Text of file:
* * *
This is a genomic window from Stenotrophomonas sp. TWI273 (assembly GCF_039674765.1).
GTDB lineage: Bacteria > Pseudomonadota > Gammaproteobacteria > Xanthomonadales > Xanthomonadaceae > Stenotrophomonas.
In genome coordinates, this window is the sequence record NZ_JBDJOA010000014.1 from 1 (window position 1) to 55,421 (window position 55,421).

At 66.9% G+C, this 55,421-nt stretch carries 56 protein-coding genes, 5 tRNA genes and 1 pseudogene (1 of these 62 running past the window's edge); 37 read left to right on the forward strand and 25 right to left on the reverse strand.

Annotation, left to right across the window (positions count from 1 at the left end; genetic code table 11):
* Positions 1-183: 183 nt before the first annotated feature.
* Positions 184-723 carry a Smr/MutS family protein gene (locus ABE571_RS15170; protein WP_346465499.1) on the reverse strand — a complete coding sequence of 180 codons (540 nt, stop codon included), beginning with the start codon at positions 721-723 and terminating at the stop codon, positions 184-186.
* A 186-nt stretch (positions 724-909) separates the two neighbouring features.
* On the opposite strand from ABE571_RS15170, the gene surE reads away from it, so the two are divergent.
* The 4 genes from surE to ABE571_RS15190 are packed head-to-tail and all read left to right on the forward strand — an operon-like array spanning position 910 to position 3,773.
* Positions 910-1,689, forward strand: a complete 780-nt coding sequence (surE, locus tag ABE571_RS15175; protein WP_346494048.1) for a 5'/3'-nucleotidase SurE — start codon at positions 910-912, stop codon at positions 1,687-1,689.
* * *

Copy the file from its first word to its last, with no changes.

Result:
This is a genomic window from Stenotrophomonas sp. TWI273 (assembly GCF_039674765.1).
GTDB lineage: Bacteria > Pseudomonadota > Gammaproteobacteria > Xanthomonadales > Xanthomonadaceae > Stenotrophomonas.
In genome coordinates, this window is the sequence record NZ_JBDJOA010000014.1 from 1 (window position 1) to 55,421 (window position 55,421).

At 66.9% G+C, this 55,421-nt stretch carries 56 protein-coding genes, 5 tRNA genes and 1 pseudogene (1 of these 62 running past the window's edge); 37 read left to right on the forward strand and 25 right to left on the reverse strand.

Annotation, left to right across the window (positions count from 1 at the left end; genetic code table 11):
* Positions 1-183: 183 nt before the first annotated feature.
* Positions 184-723 carry a Smr/MutS family protein gene (locus ABE571_RS15170; protein WP_346465499.1) on the reverse strand — a complete coding sequence of 180 codons (540 nt, stop codon included), beginning with the start codon at positions 721-723 and terminating at the stop codon, positions 184-186.
* A 186-nt stretch (positions 724-909) separates the two neighbouring features.
* On the opposite strand from ABE571_RS15170, the gene surE reads away from it, so the two are divergent.
* The 4 genes from surE to ABE571_RS15190 are packed head-to-tail and all read left to right on the forward strand — an operon-like array spanning position 910 to position 3,773.
* Positions 910-1,689, forward strand: a complete 780-nt coding sequence (surE, locus tag ABE571_RS15175; protein WP_346494048.1) for a 5'/3'-nucleotidase SurE — start codon at positions 910-912, stop codon at positions 1,687-1,689.